Returning to our first moments in Rio – a strange man who emerged from the darkness turned out to be the neighbour of our host. Unfortunately, he didn’t know, that Chico lived next door and we finally called him through WhatsApp using roaming. A minute of data transfer cost us over 20 PLN :O Fortunately, it paid off – we found the fourth house on the left. In Chico’s’ house there are 5 cats, 3 dogs and 14 Couchsurfers! We decide to spend the first night on the terrace, because the temperature prevailing here (30 degrees at night) is for us a thermal shock. We wake up many times, but as a reward we observe the most beautiful sunrise that we have seen in our lives.
It turns out that the carnival also looks completely different than we imagine in Europe. What the media show us is the performances of samba schools. They are huge and colorful parades, held in a specially built for this purpose sambodrome. Tickets for such performances cost a lot (a few hundred BRL – Brazilian real, at the moment the exchange rate is about 1.06 PLN), so we give this pleasure away. The soul of the carnival in Rio are really so-called blocos – street events taking place from noon to night. In the past in Rio, during the carnival, there were mainly performances of samba schools, but in the end, the city took over from Salvador the custom of organizing events on the street. In each district every day for the duration of the carnival many blocos are organized, walking around the city we bump to one once in a while.
On the first day of our stay in Rio, we go with Chico and Couchsurfers to bloco called Bloco de Barba. What is the party like? In the center of the bloco there is a scene (it can be permanent or mobile – then the bloco turns into something like a procession), around the scene a lot of people – all have disguises, and the most popular disguise of men is… woman’s outfit. The most comical are the big, muscular negroes in skimpy skirts and braids. At the beginning, we were quite surprised, in Poland we look at a guy dressed as a woman in a strange way. It turns out that in the past a woman’s outfit (and in fact belonging to a sister or mother) was the only option available for dressing up for poor people, especially in the provinces. The society is a bit richer today and the costumes are of all types (my favorite was a shower with a curtain and a working handset powered by a water bag in a backpack), but the most popular among the guys are skirts 🙂 Everyone is dressing up: old, young, even dogs. Among the colorful crowd there are many traders with food and drink – most of all with beer transported in large thermal containers with ice.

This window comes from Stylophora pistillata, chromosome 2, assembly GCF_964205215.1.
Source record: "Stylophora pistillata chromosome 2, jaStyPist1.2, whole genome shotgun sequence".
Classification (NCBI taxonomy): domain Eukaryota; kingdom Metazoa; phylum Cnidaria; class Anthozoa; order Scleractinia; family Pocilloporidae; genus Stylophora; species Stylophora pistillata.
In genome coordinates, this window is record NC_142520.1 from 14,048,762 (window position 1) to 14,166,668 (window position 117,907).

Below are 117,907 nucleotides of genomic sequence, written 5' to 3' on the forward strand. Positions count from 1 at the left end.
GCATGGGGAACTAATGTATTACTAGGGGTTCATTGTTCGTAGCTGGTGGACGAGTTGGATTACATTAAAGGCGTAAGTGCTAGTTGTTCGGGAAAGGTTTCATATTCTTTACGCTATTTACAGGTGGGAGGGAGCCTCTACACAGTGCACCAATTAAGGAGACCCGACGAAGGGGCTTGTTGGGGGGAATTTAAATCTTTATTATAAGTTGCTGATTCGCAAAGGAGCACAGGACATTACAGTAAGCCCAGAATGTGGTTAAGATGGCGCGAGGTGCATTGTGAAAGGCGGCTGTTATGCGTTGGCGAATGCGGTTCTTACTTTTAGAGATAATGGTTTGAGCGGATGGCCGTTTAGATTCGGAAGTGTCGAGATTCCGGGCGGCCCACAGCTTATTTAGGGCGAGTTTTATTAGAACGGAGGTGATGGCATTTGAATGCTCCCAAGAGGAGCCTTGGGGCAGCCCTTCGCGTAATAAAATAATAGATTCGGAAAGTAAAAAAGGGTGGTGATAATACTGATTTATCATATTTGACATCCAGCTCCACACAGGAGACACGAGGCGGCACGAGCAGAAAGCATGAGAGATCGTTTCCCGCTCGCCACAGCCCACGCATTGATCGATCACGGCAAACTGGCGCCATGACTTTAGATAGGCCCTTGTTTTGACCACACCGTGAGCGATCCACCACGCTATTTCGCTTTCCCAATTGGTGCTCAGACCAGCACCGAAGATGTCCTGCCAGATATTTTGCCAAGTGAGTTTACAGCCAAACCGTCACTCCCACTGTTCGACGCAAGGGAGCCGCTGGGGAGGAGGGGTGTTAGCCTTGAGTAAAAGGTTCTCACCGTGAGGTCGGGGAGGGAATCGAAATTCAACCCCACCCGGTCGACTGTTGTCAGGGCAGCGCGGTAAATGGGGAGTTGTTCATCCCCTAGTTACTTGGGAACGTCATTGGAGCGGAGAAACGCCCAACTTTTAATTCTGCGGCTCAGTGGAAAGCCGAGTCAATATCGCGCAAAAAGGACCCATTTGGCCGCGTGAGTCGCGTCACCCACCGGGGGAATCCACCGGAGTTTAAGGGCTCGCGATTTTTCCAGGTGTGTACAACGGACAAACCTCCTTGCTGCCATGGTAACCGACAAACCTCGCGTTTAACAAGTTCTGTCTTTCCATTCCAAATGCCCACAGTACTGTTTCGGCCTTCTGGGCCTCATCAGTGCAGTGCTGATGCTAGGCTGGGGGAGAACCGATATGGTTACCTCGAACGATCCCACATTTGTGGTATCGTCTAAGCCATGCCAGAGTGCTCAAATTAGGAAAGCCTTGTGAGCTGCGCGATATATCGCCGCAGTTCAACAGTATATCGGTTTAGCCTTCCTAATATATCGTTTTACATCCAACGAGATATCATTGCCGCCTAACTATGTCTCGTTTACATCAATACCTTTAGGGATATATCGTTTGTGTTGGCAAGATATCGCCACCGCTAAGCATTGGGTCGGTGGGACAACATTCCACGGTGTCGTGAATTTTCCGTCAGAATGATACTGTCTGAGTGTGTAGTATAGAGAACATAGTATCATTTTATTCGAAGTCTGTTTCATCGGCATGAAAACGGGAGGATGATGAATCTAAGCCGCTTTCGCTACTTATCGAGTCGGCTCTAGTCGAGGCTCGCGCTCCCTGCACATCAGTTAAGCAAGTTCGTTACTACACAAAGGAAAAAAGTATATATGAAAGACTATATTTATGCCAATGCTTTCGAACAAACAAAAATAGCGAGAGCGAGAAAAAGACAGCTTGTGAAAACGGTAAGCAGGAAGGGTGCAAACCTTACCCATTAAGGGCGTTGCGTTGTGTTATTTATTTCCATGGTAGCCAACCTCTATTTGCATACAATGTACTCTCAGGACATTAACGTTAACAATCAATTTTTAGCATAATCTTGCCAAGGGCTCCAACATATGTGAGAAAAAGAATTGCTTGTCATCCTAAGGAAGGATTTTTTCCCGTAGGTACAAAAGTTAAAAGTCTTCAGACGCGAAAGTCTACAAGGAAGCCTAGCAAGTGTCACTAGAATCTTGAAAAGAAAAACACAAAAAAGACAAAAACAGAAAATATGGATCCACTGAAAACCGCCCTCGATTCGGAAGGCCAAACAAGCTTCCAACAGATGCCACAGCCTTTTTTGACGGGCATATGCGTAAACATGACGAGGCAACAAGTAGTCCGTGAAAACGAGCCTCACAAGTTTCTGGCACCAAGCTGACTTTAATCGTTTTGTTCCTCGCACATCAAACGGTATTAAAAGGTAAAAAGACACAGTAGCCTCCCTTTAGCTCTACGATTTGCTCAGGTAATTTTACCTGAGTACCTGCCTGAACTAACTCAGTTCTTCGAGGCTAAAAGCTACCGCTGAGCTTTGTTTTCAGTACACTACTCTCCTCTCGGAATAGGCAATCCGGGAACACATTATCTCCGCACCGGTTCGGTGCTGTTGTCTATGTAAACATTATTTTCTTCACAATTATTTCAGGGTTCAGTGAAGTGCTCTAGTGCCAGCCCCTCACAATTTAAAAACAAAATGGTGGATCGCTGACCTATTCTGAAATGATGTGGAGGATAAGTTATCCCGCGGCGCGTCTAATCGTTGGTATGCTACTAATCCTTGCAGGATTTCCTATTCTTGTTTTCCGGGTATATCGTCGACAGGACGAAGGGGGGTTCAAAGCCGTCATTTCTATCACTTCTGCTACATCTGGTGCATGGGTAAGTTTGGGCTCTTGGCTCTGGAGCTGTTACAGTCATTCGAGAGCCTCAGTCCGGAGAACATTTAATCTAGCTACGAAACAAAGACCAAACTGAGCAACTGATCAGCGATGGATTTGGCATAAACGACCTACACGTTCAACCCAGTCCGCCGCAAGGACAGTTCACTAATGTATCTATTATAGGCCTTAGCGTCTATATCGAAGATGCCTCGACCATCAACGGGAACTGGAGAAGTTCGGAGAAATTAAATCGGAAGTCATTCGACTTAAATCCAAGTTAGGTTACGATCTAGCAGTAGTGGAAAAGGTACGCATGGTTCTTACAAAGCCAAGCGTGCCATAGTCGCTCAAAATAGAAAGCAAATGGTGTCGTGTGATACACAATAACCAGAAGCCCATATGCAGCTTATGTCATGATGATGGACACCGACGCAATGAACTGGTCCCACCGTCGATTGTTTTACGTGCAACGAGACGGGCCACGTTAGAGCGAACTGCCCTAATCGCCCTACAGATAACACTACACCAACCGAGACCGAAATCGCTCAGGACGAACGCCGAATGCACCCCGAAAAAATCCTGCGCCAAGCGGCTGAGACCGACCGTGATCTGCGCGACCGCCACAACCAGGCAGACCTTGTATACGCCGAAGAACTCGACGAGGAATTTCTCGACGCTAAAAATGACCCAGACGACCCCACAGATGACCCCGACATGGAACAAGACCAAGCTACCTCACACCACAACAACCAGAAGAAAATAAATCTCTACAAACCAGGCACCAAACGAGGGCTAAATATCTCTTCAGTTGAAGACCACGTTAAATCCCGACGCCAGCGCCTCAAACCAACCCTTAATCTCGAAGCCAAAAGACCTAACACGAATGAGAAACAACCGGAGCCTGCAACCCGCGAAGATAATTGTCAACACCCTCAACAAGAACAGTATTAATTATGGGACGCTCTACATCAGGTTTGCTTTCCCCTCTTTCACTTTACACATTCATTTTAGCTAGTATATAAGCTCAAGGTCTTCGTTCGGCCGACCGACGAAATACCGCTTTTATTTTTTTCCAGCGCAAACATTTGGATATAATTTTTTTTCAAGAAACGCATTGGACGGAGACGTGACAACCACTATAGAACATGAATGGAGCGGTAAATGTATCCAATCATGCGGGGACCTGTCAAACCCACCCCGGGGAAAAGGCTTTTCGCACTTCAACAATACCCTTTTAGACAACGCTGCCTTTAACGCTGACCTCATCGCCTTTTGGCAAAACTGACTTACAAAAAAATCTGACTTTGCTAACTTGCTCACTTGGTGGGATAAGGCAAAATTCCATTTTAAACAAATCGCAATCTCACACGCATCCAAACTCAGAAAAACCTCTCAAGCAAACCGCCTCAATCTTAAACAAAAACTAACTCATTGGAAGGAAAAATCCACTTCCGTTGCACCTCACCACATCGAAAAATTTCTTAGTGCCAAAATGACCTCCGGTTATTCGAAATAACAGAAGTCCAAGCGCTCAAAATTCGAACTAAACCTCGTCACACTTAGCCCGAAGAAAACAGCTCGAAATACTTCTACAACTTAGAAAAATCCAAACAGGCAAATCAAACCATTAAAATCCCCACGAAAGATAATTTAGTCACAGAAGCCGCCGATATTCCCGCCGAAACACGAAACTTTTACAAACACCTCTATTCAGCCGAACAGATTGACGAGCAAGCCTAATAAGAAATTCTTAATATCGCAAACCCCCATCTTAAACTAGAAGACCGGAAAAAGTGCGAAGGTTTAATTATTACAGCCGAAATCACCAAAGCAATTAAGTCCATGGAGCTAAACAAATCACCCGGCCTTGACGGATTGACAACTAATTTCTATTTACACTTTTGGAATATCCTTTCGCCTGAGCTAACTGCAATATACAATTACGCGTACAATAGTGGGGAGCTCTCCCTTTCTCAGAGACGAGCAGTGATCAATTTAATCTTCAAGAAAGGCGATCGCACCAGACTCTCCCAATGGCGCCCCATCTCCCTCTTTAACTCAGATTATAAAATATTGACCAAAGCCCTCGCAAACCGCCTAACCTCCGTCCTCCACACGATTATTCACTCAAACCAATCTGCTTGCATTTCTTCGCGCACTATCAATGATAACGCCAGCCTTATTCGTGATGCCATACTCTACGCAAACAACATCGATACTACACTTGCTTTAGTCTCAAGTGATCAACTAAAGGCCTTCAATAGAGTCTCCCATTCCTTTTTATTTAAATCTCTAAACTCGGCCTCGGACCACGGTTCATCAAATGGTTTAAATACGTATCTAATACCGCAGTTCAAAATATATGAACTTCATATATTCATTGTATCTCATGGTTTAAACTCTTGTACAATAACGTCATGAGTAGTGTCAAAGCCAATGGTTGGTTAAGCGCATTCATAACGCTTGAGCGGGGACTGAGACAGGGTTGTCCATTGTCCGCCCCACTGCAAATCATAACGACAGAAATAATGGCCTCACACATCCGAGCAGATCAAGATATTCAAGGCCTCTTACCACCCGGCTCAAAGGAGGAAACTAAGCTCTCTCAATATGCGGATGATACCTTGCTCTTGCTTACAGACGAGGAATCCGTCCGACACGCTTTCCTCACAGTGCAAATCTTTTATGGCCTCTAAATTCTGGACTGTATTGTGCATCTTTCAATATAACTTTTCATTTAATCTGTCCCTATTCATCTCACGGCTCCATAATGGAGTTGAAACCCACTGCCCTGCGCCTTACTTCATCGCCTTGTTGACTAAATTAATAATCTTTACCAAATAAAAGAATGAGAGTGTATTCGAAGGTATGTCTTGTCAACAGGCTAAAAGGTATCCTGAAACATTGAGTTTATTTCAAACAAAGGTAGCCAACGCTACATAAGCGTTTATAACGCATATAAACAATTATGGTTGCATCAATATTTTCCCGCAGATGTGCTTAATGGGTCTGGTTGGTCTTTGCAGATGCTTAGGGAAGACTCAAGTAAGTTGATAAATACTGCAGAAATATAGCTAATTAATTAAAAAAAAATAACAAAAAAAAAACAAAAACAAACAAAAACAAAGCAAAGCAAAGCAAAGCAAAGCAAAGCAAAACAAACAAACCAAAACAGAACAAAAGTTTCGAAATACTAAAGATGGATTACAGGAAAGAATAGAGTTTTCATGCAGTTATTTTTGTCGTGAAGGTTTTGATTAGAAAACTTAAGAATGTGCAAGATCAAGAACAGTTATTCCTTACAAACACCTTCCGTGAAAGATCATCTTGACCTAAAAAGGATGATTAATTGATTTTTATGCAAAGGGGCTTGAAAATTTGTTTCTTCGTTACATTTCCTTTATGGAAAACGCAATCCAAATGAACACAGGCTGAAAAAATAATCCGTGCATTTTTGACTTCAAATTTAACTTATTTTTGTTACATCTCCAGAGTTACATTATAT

Unfortunately, we don’t have a lot of pictures from the carnival, because there is a huge crowd on the blocos, that’s why the camera stayed at home. Disguises are often skimpy, and Brazilians don’t like to part with their phones – that’s why the most common cache turns out to be panties or a bra. The backpack is out of the way, because for the robbers it’s easily accessible for from the back and very uncomfortable in front.
After bloco, we are all going for a walk around the neighbourhood and after a long hike we reach our favela on the hill. Tired after traveling, bloco and overwhelming heat, we fall like flies in the evening. The next day we have an appointment with Kuba – a friend of my friend’s dad who has lived in Brazil since the 1970s.